Mr Löning, the European Union loosened a number of sanctions early this year, so that certain members of the Government in Myanmarare now once more allowed to enter the EU. Will you be recommending the lifting of more sanctions?
I believe the European Union now has a decision to make. It needs to decide whether to drag its feet or to acknowledge that what we always demanded from the Burmese was that they release political prisoners, establish a ceasefire with the minorities and run these by‑elections properly. I believe the European Union should now have the gumption to say okay, those expectations may not have been met 100 percent, but what has been done already goes a very long way. And other reforms have been undertaken as well. Internet censorship has been lifted, and freedom of assembly has been improved; people are now free to gather together. You can sense all around the country that people are simply less fearful, and that’s the crucial thing. I believe it is important for the European Union to now change track from what has been, shall we say, a policy of threats and punishment, a sanctions regime, and go over to a policy of encouragement, of support. We need to be asking ourselves what we can do to help improve democracy and human rights here. My view is that we can do that better through positive measures than the threat of sanctions.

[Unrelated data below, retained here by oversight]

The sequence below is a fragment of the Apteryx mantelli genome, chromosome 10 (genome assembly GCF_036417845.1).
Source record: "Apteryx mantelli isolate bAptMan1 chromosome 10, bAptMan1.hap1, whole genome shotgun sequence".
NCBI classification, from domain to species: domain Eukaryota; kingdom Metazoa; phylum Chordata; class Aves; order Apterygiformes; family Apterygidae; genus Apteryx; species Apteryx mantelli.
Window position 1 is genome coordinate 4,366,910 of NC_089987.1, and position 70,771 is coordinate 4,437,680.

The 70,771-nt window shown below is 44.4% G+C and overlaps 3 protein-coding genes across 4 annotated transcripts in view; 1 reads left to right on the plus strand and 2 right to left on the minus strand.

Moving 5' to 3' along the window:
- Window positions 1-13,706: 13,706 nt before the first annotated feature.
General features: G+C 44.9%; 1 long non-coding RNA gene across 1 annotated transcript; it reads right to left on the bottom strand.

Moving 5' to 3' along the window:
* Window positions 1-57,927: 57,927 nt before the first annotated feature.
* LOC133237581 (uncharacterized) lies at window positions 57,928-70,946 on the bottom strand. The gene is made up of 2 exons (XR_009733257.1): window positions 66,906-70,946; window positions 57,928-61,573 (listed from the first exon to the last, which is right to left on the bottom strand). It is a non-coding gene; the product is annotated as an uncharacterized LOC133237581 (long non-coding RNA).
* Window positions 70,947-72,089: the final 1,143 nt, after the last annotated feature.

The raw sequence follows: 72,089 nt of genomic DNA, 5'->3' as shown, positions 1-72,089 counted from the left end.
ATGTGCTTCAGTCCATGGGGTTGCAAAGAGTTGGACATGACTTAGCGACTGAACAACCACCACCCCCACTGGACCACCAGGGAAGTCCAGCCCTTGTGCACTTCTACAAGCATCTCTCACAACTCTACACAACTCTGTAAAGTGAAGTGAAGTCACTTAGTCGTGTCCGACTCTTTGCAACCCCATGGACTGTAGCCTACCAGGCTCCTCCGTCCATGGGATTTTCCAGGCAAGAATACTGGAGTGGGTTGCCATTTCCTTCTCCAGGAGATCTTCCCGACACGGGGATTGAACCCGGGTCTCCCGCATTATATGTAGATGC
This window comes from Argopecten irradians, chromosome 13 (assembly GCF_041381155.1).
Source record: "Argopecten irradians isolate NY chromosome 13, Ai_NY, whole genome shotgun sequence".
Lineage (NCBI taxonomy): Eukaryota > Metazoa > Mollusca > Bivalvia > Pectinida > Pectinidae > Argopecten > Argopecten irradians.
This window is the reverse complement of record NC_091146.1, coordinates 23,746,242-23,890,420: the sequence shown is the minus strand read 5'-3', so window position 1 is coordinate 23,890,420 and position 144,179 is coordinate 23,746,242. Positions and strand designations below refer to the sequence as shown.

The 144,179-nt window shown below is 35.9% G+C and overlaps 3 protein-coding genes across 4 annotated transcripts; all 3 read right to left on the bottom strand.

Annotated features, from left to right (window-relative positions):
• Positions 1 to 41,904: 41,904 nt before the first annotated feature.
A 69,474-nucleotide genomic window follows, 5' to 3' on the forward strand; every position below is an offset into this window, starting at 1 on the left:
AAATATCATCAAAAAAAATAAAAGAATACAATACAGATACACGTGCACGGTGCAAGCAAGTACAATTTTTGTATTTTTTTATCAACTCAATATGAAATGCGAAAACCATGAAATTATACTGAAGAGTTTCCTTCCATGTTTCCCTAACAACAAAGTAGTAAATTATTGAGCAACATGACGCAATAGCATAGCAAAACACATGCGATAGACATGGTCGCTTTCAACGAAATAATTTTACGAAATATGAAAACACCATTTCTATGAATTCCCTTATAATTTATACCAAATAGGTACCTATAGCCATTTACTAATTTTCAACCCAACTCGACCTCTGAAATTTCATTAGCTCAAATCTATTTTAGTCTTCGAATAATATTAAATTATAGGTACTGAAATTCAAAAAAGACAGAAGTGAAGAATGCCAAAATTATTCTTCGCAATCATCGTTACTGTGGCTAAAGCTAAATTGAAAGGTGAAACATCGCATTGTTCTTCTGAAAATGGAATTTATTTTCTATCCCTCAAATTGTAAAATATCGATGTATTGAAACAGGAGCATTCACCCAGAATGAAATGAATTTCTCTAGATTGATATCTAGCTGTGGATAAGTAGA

Which sanctions do you think should be lifted then, or do you advocate lifting all of them?
We need to look at everything in detail. I think the most important thing is that a visible, courageous, clear step is taken. What counts is the psychological effect. As I see it, we need to send a message to Myanmar that the steps they have taken, and the steps which they will hopefully continue taking, have brought them closer to the international community. We need to signal our support for them in the reforms that still lie ahead. After all, it’s not as if there were nothing left to be done, but they have our positive support for that work, and we should manage our sanctions in such a way that demonstrates our readiness to collaborate once more with Myanmar, and to engage in development policy again. Right now, the sanctions are preventing us from doing that – which is completely nonsensical. We can’t support democracy because of our own sanctions. What we do needs to send a clear political and psychological message to signal our recognition of the progress made and our willingness to provide support from now on.
Nobel Peace Prize laureate Aung San Suu Kyi has won the by‑elections in Myanmar. My thanks to you, Markus Löning. The Federal Government Human Rights Commissioner was speaking to us by telephone from Rangoon. Thank you, Mr Löning, and goodbye.
This interview was conducted by Friedbert Meurer and is reproduced here by kind permission of Deutschlandfunk.